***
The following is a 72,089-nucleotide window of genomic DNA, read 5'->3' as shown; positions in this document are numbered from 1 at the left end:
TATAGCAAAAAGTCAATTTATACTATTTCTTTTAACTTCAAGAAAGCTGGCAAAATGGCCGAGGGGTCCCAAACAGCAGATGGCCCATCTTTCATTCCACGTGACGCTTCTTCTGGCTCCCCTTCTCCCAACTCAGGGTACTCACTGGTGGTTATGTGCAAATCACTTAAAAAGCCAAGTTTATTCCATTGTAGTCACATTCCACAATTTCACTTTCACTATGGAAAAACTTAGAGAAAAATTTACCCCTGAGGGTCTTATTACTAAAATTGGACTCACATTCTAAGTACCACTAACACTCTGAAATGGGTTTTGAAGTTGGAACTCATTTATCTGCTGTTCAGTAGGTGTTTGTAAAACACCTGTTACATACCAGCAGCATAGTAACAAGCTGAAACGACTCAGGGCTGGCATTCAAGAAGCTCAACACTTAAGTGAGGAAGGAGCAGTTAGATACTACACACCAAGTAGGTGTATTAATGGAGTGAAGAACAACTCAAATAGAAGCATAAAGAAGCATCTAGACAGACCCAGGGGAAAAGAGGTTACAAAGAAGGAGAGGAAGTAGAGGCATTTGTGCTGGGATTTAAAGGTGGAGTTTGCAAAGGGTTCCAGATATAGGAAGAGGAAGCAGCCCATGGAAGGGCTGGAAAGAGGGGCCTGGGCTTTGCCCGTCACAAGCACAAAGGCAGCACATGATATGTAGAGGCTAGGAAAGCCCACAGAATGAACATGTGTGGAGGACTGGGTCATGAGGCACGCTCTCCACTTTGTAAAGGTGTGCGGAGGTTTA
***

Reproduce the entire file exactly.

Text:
The following is a 72,089-nucleotide window of genomic DNA, read 5'->3' as shown; positions in this document are numbered from 1 at the left end:
TATAGCAAAAAGTCAATTTATACTATTTCTTTTAACTTCAAGAAAGCTGGCAAAATGGCCGAGGGGTCCCAAACAGCAGATGGCCCATCTTTCATTCCACGTGACGCTTCTTCTGGCTCCCCTTCTCCCAACTCAGGGTACTCACTGGTGGTTATGTGCAAATCACTTAAAAAGCCAAGTTTATTCCATTGTAGTCACATTCCACAATTTCACTTTCACTATGGAAAAACTTAGAGAAAAATTTACCCCTGAGGGTCTTATTACTAAAATTGGACTCACATTCTAAGTACCACTAACACTCTGAAATGGGTTTTGAAGTTGGAACTCATTTATCTGCTGTTCAGTAGGTGTTTGTAAAACACCTGTTACATACCAGCAGCATAGTAACAAGCTGAAACGACTCAGGGCTGGCATTCAAGAAGCTCAACACTTAAGTGAGGAAGGAGCAGTTAGATACTACACACCAAGTAGGTGTATTAATGGAGTGAAGAACAACTCAAATAGAAGCATAAAGAAGCATCTAGACAGACCCAGGGGAAAAGAGGTTACAAAGAAGGAGAGGAAGTAGAGGCATTTGTGCTGGGATTTAAAGGTGGAGTTTGCAAAGGGTTCCAGATATAGGAAGAGGAAGCAGCCCATGGAAGGGCTGGAAAGAGGGGCCTGGGCTTTGCCCGTCACAAGCACAAAGGCAGCACATGATATGTAGAGGCTAGGAAAGCCCACAGAATGAACATGTGTGGAGGACTGGGTCATGAGGCACGCTCTCCACTTTGTAAAGGTGTGCGGAGGTTTA